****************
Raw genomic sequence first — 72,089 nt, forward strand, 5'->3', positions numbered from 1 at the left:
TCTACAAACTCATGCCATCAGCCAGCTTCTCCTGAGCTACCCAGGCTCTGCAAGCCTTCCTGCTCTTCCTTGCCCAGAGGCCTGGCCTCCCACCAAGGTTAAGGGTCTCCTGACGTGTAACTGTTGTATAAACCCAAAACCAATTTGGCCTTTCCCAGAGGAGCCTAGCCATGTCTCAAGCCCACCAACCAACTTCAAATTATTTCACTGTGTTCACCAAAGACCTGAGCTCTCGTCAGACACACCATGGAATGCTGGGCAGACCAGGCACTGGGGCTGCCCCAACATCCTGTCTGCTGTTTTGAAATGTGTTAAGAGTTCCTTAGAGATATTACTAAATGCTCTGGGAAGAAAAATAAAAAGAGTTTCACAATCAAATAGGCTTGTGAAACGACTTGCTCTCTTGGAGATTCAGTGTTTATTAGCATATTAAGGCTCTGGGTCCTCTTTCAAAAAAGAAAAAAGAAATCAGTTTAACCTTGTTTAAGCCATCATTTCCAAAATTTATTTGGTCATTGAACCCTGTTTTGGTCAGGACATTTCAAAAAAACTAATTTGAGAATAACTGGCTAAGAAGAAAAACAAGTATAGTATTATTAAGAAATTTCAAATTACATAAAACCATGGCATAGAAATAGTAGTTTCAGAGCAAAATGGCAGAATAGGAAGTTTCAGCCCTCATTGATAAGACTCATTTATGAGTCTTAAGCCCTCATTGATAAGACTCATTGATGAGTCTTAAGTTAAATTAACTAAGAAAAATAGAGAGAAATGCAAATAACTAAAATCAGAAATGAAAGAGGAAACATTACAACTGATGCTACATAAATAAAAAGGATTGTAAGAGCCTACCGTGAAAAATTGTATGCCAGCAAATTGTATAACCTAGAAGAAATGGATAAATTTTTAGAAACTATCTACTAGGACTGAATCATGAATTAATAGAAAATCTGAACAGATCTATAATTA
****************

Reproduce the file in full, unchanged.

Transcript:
Raw genomic sequence first — 72,089 nt, forward strand, 5'->3', positions numbered from 1 at the left:
TCTACAAACTCATGCCATCAGCCAGCTTCTCCTGAGCTACCCAGGCTCTGCAAGCCTTCCTGCTCTTCCTTGCCCAGAGGCCTGGCCTCCCACCAAGGTTAAGGGTCTCCTGACGTGTAACTGTTGTATAAACCCAAAACCAATTTGGCCTTTCCCAGAGGAGCCTAGCCATGTCTCAAGCCCACCAACCAACTTCAAATTATTTCACTGTGTTCACCAAAGACCTGAGCTCTCGTCAGACACACCATGGAATGCTGGGCAGACCAGGCACTGGGGCTGCCCCAACATCCTGTCTGCTGTTTTGAAATGTGTTAAGAGTTCCTTAGAGATATTACTAAATGCTCTGGGAAGAAAAATAAAAAGAGTTTCACAATCAAATAGGCTTGTGAAACGACTTGCTCTCTTGGAGATTCAGTGTTTATTAGCATATTAAGGCTCTGGGTCCTCTTTCAAAAAAGAAAAAAGAAATCAGTTTAACCTTGTTTAAGCCATCATTTCCAAAATTTATTTGGTCATTGAACCCTGTTTTGGTCAGGACATTTCAAAAAAACTAATTTGAGAATAACTGGCTAAGAAGAAAAACAAGTATAGTATTATTAAGAAATTTCAAATTACATAAAACCATGGCATAGAAATAGTAGTTTCAGAGCAAAATGGCAGAATAGGAAGTTTCAGCCCTCATTGATAAGACTCATTTATGAGTCTTAAGCCCTCATTGATAAGACTCATTGATGAGTCTTAAGTTAAATTAACTAAGAAAAATAGAGAGAAATGCAAATAACTAAAATCAGAAATGAAAGAGGAAACATTACAACTGATGCTACATAAATAAAAAGGATTGTAAGAGCCTACCGTGAAAAATTGTATGCCAGCAAATTGTATAACCTAGAAGAAATGGATAAATTTTTAGAAACTATCTACTAGGACTGAATCATGAATTAATAGAAAATCTGAACAGATCTATAATTA